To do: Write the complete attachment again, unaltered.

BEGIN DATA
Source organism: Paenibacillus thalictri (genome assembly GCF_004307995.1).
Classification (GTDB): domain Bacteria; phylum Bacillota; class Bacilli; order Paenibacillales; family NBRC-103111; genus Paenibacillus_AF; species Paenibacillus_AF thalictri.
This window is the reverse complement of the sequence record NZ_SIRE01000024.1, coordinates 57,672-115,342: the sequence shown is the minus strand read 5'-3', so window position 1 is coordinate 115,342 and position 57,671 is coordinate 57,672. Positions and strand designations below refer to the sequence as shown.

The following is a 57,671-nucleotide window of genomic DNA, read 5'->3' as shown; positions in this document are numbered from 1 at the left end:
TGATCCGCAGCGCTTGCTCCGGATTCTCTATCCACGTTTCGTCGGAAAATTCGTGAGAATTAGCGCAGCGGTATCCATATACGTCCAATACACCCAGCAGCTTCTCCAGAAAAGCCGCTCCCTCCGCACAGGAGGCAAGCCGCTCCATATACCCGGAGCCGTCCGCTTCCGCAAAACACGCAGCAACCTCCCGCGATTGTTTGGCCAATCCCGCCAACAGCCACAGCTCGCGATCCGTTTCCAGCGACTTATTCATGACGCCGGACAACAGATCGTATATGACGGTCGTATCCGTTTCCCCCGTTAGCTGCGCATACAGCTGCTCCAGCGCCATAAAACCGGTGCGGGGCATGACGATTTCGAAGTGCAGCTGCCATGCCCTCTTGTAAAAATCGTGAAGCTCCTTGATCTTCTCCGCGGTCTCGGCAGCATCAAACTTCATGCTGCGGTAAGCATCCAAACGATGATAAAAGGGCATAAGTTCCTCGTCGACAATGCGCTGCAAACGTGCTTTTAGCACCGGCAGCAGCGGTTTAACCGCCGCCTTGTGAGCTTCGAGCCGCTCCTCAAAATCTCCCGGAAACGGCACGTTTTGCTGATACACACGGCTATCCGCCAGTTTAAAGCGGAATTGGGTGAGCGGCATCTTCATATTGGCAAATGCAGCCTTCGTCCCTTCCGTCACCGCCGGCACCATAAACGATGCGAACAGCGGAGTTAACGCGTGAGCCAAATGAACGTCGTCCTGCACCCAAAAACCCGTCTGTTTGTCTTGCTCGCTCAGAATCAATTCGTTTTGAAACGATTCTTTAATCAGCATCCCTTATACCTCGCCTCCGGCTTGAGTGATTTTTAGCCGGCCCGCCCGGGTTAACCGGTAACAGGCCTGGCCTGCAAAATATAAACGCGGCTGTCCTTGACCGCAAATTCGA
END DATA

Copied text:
Source organism: Paenibacillus thalictri (genome assembly GCF_004307995.1).
Classification (GTDB): domain Bacteria; phylum Bacillota; class Bacilli; order Paenibacillales; family NBRC-103111; genus Paenibacillus_AF; species Paenibacillus_AF thalictri.
This window is the reverse complement of the sequence record NZ_SIRE01000024.1, coordinates 57,672-115,342: the sequence shown is the minus strand read 5'-3', so window position 1 is coordinate 115,342 and position 57,671 is coordinate 57,672. Positions and strand designations below refer to the sequence as shown.

The following is a 57,671-nucleotide window of genomic DNA, read 5'->3' as shown; positions in this document are numbered from 1 at the left end:
TGATCCGCAGCGCTTGCTCCGGATTCTCTATCCACGTTTCGTCGGAAAATTCGTGAGAATTAGCGCAGCGGTATCCATATACGTCCAATACACCCAGCAGCTTCTCCAGAAAAGCCGCTCCCTCCGCACAGGAGGCAAGCCGCTCCATATACCCGGAGCCGTCCGCTTCCGCAAAACACGCAGCAACCTCCCGCGATTGTTTGGCCAATCCCGCCAACAGCCACAGCTCGCGATCCGTTTCCAGCGACTTATTCATGACGCCGGACAACAGATCGTATATGACGGTCGTATCCGTTTCCCCCGTTAGCTGCGCATACAGCTGCTCCAGCGCCATAAAACCGGTGCGGGGCATGACGATTTCGAAGTGCAGCTGCCATGCCCTCTTGTAAAAATCGTGAAGCTCCTTGATCTTCTCCGCGGTCTCGGCAGCATCAAACTTCATGCTGCGGTAAGCATCCAAACGATGATAAAAGGGCATAAGTTCCTCGTCGACAATGCGCTGCAAACGTGCTTTTAGCACCGGCAGCAGCGGTTTAACCGCCGCCTTGTGAGCTTCGAGCCGCTCCTCAAAATCTCCCGGAAACGGCACGTTTTGCTGATACACACGGCTATCCGCCAGTTTAAAGCGGAATTGGGTGAGCGGCATCTTCATATTGGCAAATGCAGCCTTCGTCCCTTCCGTCACCGCCGGCACCATAAACGATGCGAACAGCGGAGTTAACGCGTGAGCCAAATGAACGTCGTCCTGCACCCAAAAACCCGTCTGTTTGTCTTGCTCGCTCAGAATCAATTCGTTTTGAAACGATTCTTTAATCAGCATCCCTTATACCTCGCCTCCGGCTTGAGTGATTTTTAGCCGGCCCGCCCGGGTTAACCGGTAACAGGCCTGGCCTGCAAAATATAAACGCGGCTGTCCTTGACCGCAAATTCGA